A small business owner says Labour's minimum wage increase will "send some companies under".
The Labour-led Government plans to increase the minimum wage from $15.75 to $16.50 in its first 100 days , and increase it to $20 by 2021.
Christchurch’s Heat Pumps NOW director, Blair Ashdowne, said there was no doubt a minimum wage of up to $20 would hurt some small businesses and their employees.
"This is a huge challenge for the country," Ashdowne said.
He said newer businesses would have to increase the cost of their service to pay for the higher wage, and businesses that relied on cheaper labour would be sent under.
He said the potential 25 per cent increase might not help who it was supposed to.
Ashdowne said the option to employ a lower skilled worker for less would be gone and higher skilled competition would more likely to get a job.
"The people we are most trying to target with the support may not necessarily get the benefit."
He expected increased unemployment rates, as businesses would not hire unless it was completely necessary.
He said tax cuts for businesses would have allowed businesses to offset the wages bill.
Watch or read more from Blair Ashdowne here:
Business NZ chief executive Kirk Hope said minimum pay rates of up to $20 an hour would mean more money in circulation and could boost the economy.
"This could put pressure on the bottom line for some small businesses that may need to increase prices."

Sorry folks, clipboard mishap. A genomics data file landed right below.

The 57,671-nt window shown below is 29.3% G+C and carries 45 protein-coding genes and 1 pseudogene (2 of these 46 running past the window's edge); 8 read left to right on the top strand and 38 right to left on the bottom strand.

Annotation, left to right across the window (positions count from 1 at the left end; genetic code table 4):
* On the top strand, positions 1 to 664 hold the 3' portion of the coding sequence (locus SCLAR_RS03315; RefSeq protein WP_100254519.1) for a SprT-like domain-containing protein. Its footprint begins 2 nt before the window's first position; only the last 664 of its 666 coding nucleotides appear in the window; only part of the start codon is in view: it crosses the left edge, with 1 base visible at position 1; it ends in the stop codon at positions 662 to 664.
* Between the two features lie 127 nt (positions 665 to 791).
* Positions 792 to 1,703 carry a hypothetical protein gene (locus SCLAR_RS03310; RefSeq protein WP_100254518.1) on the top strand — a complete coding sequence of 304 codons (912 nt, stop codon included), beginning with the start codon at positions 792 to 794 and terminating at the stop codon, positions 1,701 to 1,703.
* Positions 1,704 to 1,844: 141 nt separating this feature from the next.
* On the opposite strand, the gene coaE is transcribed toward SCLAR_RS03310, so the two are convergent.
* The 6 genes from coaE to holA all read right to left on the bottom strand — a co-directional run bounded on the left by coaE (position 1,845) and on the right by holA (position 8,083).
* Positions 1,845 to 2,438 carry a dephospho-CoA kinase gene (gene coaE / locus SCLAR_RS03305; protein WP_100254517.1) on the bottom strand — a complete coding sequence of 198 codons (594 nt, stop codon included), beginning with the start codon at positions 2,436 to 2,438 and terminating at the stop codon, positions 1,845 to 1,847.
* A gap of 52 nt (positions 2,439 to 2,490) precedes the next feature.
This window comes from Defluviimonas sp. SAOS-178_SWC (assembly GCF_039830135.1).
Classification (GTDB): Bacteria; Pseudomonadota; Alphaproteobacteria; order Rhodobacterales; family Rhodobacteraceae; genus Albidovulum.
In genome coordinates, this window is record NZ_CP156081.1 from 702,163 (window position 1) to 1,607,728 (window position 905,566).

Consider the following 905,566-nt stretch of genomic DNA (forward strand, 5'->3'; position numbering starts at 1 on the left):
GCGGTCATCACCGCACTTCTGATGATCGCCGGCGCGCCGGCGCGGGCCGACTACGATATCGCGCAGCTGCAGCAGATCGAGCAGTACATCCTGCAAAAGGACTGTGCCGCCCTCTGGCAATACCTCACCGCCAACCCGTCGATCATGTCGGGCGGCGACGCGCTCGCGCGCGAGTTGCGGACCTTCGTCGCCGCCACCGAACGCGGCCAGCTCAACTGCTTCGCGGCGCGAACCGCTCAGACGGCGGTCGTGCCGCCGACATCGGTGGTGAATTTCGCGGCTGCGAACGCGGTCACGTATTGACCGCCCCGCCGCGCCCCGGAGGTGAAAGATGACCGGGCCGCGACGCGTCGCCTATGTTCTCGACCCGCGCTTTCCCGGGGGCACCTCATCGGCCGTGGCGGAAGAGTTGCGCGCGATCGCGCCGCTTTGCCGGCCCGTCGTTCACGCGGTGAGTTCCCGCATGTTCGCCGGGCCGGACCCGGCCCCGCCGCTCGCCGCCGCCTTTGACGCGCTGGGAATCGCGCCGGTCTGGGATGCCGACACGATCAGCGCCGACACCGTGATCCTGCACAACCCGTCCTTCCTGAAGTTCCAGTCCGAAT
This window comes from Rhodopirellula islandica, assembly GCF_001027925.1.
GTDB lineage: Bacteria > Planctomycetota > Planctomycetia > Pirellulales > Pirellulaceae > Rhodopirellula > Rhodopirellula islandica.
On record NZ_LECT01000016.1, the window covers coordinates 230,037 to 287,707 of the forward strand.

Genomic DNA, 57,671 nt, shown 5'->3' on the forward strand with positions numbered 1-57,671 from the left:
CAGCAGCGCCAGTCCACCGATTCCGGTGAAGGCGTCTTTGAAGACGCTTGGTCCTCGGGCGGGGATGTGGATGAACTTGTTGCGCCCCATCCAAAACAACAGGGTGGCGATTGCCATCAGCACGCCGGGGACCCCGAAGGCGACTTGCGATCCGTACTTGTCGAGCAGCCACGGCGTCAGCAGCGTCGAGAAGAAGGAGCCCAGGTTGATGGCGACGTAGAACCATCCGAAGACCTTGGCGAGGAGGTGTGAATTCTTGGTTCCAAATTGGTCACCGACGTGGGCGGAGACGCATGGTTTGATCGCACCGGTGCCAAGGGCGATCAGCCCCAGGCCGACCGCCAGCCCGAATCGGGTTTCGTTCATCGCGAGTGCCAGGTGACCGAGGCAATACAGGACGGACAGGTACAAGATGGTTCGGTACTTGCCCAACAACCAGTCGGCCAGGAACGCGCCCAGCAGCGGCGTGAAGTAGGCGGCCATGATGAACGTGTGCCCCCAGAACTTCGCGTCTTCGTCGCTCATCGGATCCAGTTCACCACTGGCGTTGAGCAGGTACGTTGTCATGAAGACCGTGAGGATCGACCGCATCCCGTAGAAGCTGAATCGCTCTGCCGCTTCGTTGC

He said businesses needed to make sure they had enough capital to absorb the wage increases.
Hope said small businesses would be after stability and certainty during Labour’s term.
One week out from the election, the Mind Your Own Business (MYOB) Colmar Brunton Business Snapshot survey showed 44 per cent of small business owners favoured National.
Labour had jumped in support from 10 per cent to 29 per cent over the past year.
MYOB New Zealand general manager Carolyn Luey said National traditionally had small business owner voters locked up, but Labour’s leadership change "definitely closed the gap".
Workplace Relations Minister Iain Lees-Galloway said National’s latest 3.3 per cent increase from $15.25 to $15.75 was not enough to keep up with increased living costs and failed to create a productive economy.
"A 3.3 per cent increase in wages is nothing when rents went up by 5.8 per cent last year and house prices rose by 12.5 per cent."
He said a minimum wage of up to $20 would ensure all workers got decent pay for a decent day’s work.
National’s Workplace Relations and Safety spokesman Michael Woodhouse said there must be "the right balance between protecting our lowest paid workers and ensuring jobs are not lost".
Woodhouse said National’s latest 50 cent increase in January gave that balance.
New Zealand’s current Living Wage has been set at $20.20.